Melbourne company BlueAnt has been in the Bluetooth game for years. I personally owned one of those old hands-free single buds more than a decade ago. But these days we like stereo music, which brings us to the BlueAnt Pump Air 2 true wireless sports buds.
BlueAnt Pump Air 2 features
I’m sure you know by now how true wireless earbuds work. You know, two small, lightweight buds held in your ears, usually by friction. They run for a few hours on their internal batteries. When you’re not using them, you pop them in a small charge case which tops up the battery.
All of which precisely applies to the BlueAnt Pump Air 2 earbuds. But there are some differences from much of the competition.
First, the buds themselves are amongst the smallest I’ve
used. Smallest and lightest. Each weighs only 4.2 grams according to my scales
… and that’s with the largest of the silicon tips fitted. The case is also
fairly light at 37.2 grams. The case vaguely egg-shaped, measuring 80mm on the
longest dimension, 50mm deep and 33mm thick. It wasn’t very lumpy in my pocket.
The sculpted nests inside the case for the buds are fitted with magnets that
snap the buds into place with a satisfying click.
The case is charged via a Micro-B USB connection. BlueAnt
rates the life of the Pump Air 2 buds at four hours, with the volume set at
three quarters. The case can refill them three more times for a total of –
well, fifteen or sixteen hours depending on which paragraph of the website that
you’re reading. Four blue LEDs on the front of the case indicate charge level.
The buds are IP54 rated, which means that they’re
sweatproof. They use 6mm dynamic drivers, provide handsfree use of your phone
with two channel sound and employ Bluetooth 5.0 technology.
Here’s something that’s particularly special: you don’t get the usual three or four different sizes of silicone tips. No, you get seven different sizes. You really should find something that fits well.
Using the BlueAnt Pump Air 2 earbuds
Despite the lack of wings or fins, the buds are so light and
the fit so snug that I had no sense of a lack of security. Indeed, I went for a
quite long bike ride and not once did I have to re-seat them. Even though
during the occasional high-speed section there was fairly high wind noise, I
was still able to hear the podcast that was playing fairly clearly.
There seems to be some nifty synchronisation technology in
these buds. Occasionally something would interrupt the connection. Often it was
my body. The buds worked far better with my phone in my right pocket than in my
left, suggesting they sometimes found it difficult to pick up a Bluetooth
signal weakened by passage through my body.
On resuming a stable connection, occasionally the left and
right bud would be out of sync. But only briefly. Within a second or two they’d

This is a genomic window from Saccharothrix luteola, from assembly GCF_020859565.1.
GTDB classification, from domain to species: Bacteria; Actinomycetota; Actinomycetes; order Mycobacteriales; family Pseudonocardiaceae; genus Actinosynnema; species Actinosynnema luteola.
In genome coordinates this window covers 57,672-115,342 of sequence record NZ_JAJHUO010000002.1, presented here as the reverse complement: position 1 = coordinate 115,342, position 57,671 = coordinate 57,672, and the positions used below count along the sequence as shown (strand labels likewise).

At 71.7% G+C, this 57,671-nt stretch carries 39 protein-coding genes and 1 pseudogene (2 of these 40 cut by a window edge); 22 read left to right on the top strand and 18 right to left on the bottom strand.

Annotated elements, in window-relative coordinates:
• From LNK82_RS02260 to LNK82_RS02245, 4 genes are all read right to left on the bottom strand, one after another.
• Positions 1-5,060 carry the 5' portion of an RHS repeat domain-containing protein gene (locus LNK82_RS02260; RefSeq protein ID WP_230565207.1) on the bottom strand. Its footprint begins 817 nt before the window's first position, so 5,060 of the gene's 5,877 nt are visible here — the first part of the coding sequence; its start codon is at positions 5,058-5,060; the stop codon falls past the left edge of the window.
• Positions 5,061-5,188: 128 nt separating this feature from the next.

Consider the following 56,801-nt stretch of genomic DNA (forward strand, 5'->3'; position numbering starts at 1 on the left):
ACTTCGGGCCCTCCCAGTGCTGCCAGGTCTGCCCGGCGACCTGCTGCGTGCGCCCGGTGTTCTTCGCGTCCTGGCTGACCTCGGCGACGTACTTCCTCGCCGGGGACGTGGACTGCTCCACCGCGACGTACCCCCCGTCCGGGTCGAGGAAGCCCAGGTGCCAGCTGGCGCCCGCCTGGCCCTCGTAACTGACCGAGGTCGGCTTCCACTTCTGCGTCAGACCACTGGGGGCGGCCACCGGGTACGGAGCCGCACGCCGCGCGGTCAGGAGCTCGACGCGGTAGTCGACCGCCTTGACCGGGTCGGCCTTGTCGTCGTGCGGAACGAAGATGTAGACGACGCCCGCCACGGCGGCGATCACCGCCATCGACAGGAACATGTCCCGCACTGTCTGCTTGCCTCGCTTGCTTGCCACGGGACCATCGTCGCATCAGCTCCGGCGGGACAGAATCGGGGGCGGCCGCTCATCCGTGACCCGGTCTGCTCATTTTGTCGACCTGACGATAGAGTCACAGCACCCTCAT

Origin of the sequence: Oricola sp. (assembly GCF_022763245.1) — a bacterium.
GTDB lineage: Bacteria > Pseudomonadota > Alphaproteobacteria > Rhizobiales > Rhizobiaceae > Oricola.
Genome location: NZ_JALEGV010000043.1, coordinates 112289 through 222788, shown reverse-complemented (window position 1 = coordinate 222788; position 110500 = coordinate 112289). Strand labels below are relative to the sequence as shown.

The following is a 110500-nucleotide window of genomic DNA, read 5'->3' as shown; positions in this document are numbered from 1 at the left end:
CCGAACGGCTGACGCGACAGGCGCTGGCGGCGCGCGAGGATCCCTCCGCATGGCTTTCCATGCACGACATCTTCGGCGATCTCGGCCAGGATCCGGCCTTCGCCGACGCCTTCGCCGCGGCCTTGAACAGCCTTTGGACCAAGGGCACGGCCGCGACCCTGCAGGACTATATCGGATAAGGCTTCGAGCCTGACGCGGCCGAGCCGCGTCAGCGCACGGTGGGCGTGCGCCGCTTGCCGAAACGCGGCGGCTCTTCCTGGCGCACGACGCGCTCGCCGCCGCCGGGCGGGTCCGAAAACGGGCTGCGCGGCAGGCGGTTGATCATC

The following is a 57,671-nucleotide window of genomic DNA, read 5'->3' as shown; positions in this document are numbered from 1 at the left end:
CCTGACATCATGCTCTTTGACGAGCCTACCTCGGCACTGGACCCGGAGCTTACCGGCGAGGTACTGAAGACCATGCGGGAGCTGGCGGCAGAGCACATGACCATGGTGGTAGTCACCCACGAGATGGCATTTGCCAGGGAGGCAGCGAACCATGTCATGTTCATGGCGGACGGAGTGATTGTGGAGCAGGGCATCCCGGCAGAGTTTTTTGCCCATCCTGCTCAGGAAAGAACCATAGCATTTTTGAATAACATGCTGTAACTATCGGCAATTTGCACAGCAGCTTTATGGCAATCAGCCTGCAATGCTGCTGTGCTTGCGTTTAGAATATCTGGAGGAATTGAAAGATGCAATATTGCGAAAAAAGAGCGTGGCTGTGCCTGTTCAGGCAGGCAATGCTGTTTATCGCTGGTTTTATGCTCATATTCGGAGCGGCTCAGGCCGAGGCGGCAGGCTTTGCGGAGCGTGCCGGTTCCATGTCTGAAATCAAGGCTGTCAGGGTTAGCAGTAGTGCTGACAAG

slide their timing smoothly so that they were back in sync. Note, it was a
smooth adjustment, not a marked switch. It was kind of impressive. I don’t
think I’ve experienced it like that before.
I can confidently say that the Bluetooth connection is made via the right earbud. I found that I could have a solid connection up to about forty metres away from my phone … so long as I kept the right side of my head pointed towards it. If my left ear was pointed towards the phone, then dropouts started at around ten metres. Bluetooth signals do not pass well through water and water constitutes a large proportion of the human body. Even the human head in this case.
There are two controls for the BlueAnt Pump Air 2 earbuds, a
clickable face on each bud. It does the same on both sides, so the duplication
just makes it easier for whichever hand is free. They can play and pause and
skip forward and answer and hang up calls. They can even invoke Google
Assistant or Siri. It’s just a matter of how many times you press the button.
I found these controls quite stiffly sprung, and so quite
hard to operate. It took real concentration to get the three presses in quickly
and reliably enough to bring up Google Assistant. But when I did get it right,
it worked well. Likewise, the hands-free calling worked quite well according to
people on the other end of my calls.
There is no special app for the BlueAnt Pump Air 2 earbuds.
According to my phone, there was no higher quality Codec available for connection with the BlueAnt Pump Air 2 earbuds, so it relied on the standard Bluetooth SBC codec. As I keep stressing, while the inclusion of things like aptX HD and LDAC is nice, it is secondary to the sound and tuning of the earbud drivers themselves.
And here BlueAnt has done a very good job. Even though they
are fairly low in cost, the BlueAnt Pump Air 2 earbuds sound like they could
well cost a lot more. The main standouts were a controlled, balanced treble and
a surprisingly extended bass. The treble was moderately bright, but didn’t
impose an artificial – almost painful it is with some – sizzle. Instead, a
tonal balance somewhat like you’d hear in the real world was maintained.
Relatively wide dynamic range music like Thirty Seconds to
Mars’ Love, Lust, Faith and Dreams was nicely handled, with the drum work
standing out very properly from the main mix. The bass line was strongly
Even, perhaps especially, with orchestral music the
performance was strong. There was a certain smoothness to the delivery,
avoiding harshness in strings. But bass drums were fully delivered, with a nice
Playing back Beyonce’s Lemonade again emphasised the
solidity of the bass performance, the good precision on high frequencies, which
were nonetheless delivered with decent restraint.
The BlueAnt Pump Air 2 earbuds are not only fine sounding,
they are a bargain. I wish their buttons were a little easier to push, but that
doesn’t deter me from making a positive recommendation on them
You can check them out on BlueAnt’s website here. They are available in three colours.